Hutch News Stories

Former WSJ health columnist tells her story of cancer survival

After treatment at Fred Hutch, Laura Landro inspired to empower patients via health and medicine journalism

Editor's note: This story was updated on Sept. 24 after Landro's Sept. 19 public radio appearance.

Screen shot of WSJ article by Laura Landro
Image courtesy of The Wall Street Journal

Laura Landro, former Wall Street Journal health columnist and assistant managing editor, recounts her nearly three decade-long story of cancer treatment and survival in an article in WSJ's special report on health care:

"Every year at about this time, I head west to Seattle. Surrounded by mountains and water, with the backdrop of the majestic Mount Rainier, the city is ideal for a pleasure trip in late summer or early fall. But I’m there for another reason: my annual checkup at the Fred Hutchinson Cancer Research Center.

It has been 27 years since I chose the Hutch, as it is known, as the best place to have a bone-marrow transplant, after being diagnosed with the blood cancer chronic myelogenous leukemia. As cancer survivors, the chance that the cancer might come back is what we fear most, followed by the risk of secondary, or new, cancers that may have developed because of the toxicity of the original treatment."
— Read the full article on WSJ.com (Subscription required)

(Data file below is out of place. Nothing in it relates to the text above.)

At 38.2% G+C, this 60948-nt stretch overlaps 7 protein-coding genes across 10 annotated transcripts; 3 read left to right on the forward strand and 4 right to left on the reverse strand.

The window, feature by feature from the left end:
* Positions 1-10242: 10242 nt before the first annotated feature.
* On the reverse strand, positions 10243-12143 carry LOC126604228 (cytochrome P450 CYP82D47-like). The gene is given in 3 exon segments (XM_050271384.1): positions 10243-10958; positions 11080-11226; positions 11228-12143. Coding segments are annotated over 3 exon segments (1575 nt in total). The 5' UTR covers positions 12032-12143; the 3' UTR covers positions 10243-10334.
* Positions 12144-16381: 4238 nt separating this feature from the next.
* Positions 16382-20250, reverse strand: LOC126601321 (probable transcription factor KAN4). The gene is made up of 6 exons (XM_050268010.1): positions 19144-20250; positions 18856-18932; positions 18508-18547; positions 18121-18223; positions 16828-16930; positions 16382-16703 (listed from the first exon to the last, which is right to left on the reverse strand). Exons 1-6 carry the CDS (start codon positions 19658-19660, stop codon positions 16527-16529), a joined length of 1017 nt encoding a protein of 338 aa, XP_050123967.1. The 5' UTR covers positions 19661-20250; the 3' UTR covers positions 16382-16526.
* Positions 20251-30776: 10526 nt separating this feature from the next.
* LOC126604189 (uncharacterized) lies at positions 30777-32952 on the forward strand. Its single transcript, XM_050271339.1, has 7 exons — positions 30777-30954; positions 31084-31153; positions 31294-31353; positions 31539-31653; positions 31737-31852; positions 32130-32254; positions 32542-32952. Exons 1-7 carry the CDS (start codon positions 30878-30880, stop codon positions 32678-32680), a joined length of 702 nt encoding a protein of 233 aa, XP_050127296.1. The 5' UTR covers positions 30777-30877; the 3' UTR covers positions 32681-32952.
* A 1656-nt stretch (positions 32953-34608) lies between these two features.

Landro is also the author of "Survivor: Taking Control of Your Fight Against Cancer," a book about her experience as a cancer patient.

Update: On Sept. 19, Landro was a guest on "On Point" on WBUR (Boston) public radio to speak about cancer survivorship. She spoke about how cancer treatment and survivorship care has changed since her diagnosis, and gave advice to other survivors:

“You find a way to jettison the things in your life that aren’t, as they say, bringing you joy. … You jettison those things and you focus on the support and the people that are there for you, the people that are always going to have your back. And I think that’s very important for cancer survivors to build that community. If you don’t already have it, maybe you can build it with other survivors.”
— Listen to "Life After Surviving Cancer: The Relief, Challenges and New Fears" on wbur.org.

 

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Last Modified, September 21, 2021